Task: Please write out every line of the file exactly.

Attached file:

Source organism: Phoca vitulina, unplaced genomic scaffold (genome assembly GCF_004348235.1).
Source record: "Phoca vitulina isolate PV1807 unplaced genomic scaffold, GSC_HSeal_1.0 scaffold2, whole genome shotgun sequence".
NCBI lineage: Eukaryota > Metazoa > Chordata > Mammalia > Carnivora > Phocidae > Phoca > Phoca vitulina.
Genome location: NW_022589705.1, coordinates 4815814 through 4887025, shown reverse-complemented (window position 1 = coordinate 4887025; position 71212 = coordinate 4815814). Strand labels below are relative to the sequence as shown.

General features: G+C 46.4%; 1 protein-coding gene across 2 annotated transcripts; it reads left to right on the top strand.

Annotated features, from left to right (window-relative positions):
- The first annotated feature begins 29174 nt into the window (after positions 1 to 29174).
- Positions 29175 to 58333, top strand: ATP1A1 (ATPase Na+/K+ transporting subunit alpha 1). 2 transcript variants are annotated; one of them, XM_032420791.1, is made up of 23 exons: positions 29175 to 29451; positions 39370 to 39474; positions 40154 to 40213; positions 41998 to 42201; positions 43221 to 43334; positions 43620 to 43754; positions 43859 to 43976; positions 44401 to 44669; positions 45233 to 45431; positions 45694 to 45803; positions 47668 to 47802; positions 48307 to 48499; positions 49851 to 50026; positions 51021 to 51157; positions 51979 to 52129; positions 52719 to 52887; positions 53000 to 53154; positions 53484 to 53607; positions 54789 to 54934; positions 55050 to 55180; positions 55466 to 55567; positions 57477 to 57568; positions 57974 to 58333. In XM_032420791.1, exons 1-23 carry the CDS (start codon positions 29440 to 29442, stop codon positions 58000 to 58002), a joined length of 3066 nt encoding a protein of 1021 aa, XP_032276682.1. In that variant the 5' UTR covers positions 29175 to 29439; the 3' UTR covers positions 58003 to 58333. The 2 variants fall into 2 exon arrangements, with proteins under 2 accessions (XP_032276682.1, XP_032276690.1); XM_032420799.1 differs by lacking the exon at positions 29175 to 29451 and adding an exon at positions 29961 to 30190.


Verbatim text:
Source organism: Phoca vitulina, unplaced genomic scaffold (genome assembly GCF_004348235.1).
Source record: "Phoca vitulina isolate PV1807 unplaced genomic scaffold, GSC_HSeal_1.0 scaffold2, whole genome shotgun sequence".
NCBI lineage: Eukaryota > Metazoa > Chordata > Mammalia > Carnivora > Phocidae > Phoca > Phoca vitulina.
Genome location: NW_022589705.1, coordinates 4815814 through 4887025, shown reverse-complemented (window position 1 = coordinate 4887025; position 71212 = coordinate 4815814). Strand labels below are relative to the sequence as shown.

General features: G+C 46.4%; 1 protein-coding gene across 2 annotated transcripts; it reads left to right on the top strand.

Annotated features, from left to right (window-relative positions):
- The first annotated feature begins 29174 nt into the window (after positions 1 to 29174).
- Positions 29175 to 58333, top strand: ATP1A1 (ATPase Na+/K+ transporting subunit alpha 1). 2 transcript variants are annotated; one of them, XM_032420791.1, is made up of 23 exons: positions 29175 to 29451; positions 39370 to 39474; positions 40154 to 40213; positions 41998 to 42201; positions 43221 to 43334; positions 43620 to 43754; positions 43859 to 43976; positions 44401 to 44669; positions 45233 to 45431; positions 45694 to 45803; positions 47668 to 47802; positions 48307 to 48499; positions 49851 to 50026; positions 51021 to 51157; positions 51979 to 52129; positions 52719 to 52887; positions 53000 to 53154; positions 53484 to 53607; positions 54789 to 54934; positions 55050 to 55180; positions 55466 to 55567; positions 57477 to 57568; positions 57974 to 58333. In XM_032420791.1, exons 1-23 carry the CDS (start codon positions 29440 to 29442, stop codon positions 58000 to 58002), a joined length of 3066 nt encoding a protein of 1021 aa, XP_032276682.1. In that variant the 5' UTR covers positions 29175 to 29439; the 3' UTR covers positions 58003 to 58333. The 2 variants fall into 2 exon arrangements, with proteins under 2 accessions (XP_032276682.1, XP_032276690.1); XM_032420799.1 differs by lacking the exon at positions 29175 to 29451 and adding an exon at positions 29961 to 30190.